Read more about LIVING INSTITUTE’s Cross Cultural Team Collaboration programs here >>

German Business Culture in Denmark
– Creating mutual understanidng A German food manufacturer had acquired a Danish company. The Danish employees encountered new challenges based on cultural differences: the German decision-making, employee management and communication style were far from what the Danes were used to. LIVING INSTITUTE designed and facilitated a two-hour cultural awareness workshop for the company’s Innovation and Technology Department, counting 90 employees. The workshop focused on: • What is culture and when does culture matter? • Simulated culture chock • Mapping the most important differences between Danish and German management style and communication style. • Strategies to bridge the gap and optimize collaboration within the areas where cultural differences play a role.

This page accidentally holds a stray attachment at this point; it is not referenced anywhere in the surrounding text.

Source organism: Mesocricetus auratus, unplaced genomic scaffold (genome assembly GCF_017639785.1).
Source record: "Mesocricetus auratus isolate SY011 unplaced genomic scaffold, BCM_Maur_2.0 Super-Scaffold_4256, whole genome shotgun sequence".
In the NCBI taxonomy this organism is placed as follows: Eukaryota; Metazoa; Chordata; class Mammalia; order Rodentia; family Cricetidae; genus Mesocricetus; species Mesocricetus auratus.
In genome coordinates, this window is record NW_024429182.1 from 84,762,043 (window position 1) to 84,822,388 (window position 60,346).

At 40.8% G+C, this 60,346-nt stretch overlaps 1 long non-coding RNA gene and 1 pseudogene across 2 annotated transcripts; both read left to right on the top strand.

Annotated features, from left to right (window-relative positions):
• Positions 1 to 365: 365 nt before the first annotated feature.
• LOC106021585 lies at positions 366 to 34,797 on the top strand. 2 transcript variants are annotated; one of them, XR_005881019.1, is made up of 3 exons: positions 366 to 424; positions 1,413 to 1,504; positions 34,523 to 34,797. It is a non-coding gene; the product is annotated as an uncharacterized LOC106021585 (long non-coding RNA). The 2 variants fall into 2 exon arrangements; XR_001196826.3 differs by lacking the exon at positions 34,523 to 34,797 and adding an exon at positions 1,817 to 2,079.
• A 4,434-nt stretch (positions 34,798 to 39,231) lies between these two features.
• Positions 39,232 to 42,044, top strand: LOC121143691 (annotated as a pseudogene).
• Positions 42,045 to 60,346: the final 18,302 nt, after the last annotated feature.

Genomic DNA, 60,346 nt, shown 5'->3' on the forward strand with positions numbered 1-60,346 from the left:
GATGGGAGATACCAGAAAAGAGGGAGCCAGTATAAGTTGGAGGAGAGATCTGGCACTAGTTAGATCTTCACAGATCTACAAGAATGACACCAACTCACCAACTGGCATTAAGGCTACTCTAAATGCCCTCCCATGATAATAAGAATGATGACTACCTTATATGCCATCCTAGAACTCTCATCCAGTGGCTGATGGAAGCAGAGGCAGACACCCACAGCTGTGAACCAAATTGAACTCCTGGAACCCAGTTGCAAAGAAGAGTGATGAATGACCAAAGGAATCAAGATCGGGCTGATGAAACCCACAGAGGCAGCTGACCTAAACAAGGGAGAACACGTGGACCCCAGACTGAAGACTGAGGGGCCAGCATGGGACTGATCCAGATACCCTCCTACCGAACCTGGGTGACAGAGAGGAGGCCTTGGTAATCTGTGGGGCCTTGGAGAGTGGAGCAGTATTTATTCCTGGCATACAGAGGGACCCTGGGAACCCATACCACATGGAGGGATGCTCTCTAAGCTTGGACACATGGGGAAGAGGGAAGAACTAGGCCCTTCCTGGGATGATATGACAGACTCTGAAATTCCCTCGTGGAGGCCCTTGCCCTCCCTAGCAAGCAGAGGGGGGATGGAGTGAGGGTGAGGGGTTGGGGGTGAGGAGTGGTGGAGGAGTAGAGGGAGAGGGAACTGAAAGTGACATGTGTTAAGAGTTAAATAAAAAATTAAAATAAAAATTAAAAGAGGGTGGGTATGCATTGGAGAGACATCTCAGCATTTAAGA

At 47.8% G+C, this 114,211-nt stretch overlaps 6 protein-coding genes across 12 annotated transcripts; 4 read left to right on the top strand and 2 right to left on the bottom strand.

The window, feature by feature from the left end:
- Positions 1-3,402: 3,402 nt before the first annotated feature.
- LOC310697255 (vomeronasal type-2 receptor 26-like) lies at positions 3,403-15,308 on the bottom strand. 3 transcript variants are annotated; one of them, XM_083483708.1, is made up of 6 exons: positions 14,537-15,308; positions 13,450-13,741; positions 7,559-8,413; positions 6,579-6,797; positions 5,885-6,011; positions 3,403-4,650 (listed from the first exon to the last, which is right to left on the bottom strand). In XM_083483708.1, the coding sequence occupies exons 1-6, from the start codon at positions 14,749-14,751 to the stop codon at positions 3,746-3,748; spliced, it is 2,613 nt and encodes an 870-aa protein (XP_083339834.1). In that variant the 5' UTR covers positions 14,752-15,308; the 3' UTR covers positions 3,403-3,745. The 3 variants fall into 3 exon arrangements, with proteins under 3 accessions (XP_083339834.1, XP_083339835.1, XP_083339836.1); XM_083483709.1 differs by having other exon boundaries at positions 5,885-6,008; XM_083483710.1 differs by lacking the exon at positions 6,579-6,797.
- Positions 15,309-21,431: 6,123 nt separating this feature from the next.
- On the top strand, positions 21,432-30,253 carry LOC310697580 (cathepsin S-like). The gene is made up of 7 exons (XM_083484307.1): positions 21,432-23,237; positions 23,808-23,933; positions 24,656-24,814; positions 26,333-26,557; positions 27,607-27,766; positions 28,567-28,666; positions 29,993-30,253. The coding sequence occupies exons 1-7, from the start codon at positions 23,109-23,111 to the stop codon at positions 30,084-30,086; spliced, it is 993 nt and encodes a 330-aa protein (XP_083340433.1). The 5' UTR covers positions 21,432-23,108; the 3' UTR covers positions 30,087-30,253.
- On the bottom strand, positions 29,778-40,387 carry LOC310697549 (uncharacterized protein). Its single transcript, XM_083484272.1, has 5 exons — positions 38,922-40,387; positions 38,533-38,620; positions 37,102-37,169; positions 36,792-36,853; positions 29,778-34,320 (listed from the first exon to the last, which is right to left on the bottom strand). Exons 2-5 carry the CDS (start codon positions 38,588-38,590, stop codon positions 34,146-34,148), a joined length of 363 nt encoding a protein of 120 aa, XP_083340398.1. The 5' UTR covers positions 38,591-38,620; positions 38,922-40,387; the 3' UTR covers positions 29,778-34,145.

Read more about LIVING INSTITUTE’s Country Specific Training here >>

Starting a new life in South Africa
– expatriate counselling for two Danes starting up a sales office in Cape Town. Together with their families, they wanted to prepare their new life in South Africa. LIVING INSTITUTE designed and conducted two consultations. The first session for the working spouses concerned: – Doing Business in South Africa, focusing on the main cultural differences relevant to the actual situation. – The importance of relationship building; how far do you get involved; recruitment; leadership style. The second session for the accompanying spouses concerned: – The differences and similarities relevant for the spouses and the families’ children; – Development of potential strategies in able to create a successful adaption and expatriation for the two families.